New Auto Defect Whistleblower Proposal Receives Early Support | DENENA | POINTS

New Auto Defect Whistleblower Proposal Receives Early Support

There is a new piece of federal legislation being proposed that would give financial incentives to whistleblowers who expose safety defects in autos.  The legislation is in response to the recent wave of auto defects, some of which were concealed by automakers for up to ten years.  It would allow any whistleblower to share in the penalty payments that an auto company may be forced to make as a result of failing to disclose a known defect.

Whistleblowers To Be Rewarded

The legislation appears to have bi-partisan support, and would reward a broad class of whistleblowers including:

  • Automaker employees
  • Contractors
  • Parts suppliers
  • Car dealerships

If any one from this class of whistleblowers shares original information on defects or reporting violations, then they could receive up to 30% of penalties levied against the automaker.  For example, last year General Motors paid a fine of $35 million for failing to report the ignition switch defect that has claimed 379 lives to date.  This incentive for a whistleblower to come forward may be the type of insider scrutiny that the industry needs, since auto industry executives seem to be free of conscience when it come to disclosing life threatening defects in their vehicles.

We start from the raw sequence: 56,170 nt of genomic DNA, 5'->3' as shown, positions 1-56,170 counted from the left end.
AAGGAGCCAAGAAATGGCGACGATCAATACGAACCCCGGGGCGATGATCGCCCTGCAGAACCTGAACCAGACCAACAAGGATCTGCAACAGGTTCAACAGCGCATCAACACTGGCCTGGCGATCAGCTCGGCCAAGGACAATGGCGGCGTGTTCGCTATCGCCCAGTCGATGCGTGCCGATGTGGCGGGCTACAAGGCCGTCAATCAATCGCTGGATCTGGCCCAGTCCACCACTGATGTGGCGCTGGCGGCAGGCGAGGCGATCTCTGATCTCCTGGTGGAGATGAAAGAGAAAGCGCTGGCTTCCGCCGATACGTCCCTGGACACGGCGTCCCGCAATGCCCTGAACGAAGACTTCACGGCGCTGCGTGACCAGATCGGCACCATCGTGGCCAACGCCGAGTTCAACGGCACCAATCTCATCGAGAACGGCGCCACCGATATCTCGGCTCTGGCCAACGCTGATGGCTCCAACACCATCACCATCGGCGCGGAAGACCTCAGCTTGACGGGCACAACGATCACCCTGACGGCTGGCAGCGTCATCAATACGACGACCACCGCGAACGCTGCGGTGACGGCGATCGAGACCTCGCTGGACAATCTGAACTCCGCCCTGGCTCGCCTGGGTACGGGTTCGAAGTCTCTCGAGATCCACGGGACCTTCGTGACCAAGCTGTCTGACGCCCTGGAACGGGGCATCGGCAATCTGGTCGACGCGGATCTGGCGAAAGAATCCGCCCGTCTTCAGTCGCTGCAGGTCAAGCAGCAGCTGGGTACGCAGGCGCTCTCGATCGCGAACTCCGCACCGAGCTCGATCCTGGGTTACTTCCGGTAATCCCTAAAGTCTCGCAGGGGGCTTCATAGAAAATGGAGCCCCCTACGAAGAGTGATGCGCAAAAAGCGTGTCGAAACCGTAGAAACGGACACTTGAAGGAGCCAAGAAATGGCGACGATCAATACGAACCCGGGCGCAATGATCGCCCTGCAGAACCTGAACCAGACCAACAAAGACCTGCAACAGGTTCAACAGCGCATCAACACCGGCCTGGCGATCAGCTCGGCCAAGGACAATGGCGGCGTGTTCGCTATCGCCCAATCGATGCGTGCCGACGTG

It is encouraging to see that car dealerships are included within the scope of the legislation, since many dealers are the first ones to become aware of problems with their own customers’ cars.  Further, many automakers penalize dealers for disclosing to the public or media any suspected defects, and sometimes refuse to reimburse the dealer for the cost of repairs.  This will finally put car dealerships on the side of consumers, and they can play a role in preventing needless injuries and deaths due to defects.

What Are The Repercussions for Whistleblowers?

The role of whistleblower can be complicated, especially for an employee who relies on their job to make a living.  There is a real concern of retaliation against an employee who make expose violations, such as job loss, pay cuts and even disgruntled actions by other employees who may see the defect revelation as a threat to their own livelihood.  However, there should be provisions for anonymity in the reporting process, and if the reward is significant enough then income may not be a problem.

This type of whistleblower legislation is similar to those used by the SEC and IRS, but in the case of auto defects it may be life saving.  It does raise the question of why such a law is needed, and whether concealing defects is just business as usual at automakers.  The fact that federal legislators have to enlist the aid of those with access to vehicles and parts illustrates just how far this practice has gone in the auto industry.  This is not a simple matter of an unknown defect creating a single accident.  This law is the result of the habit of automakers to sell defective cars for years at a time, without ever informing the consumer that their life may be in danger.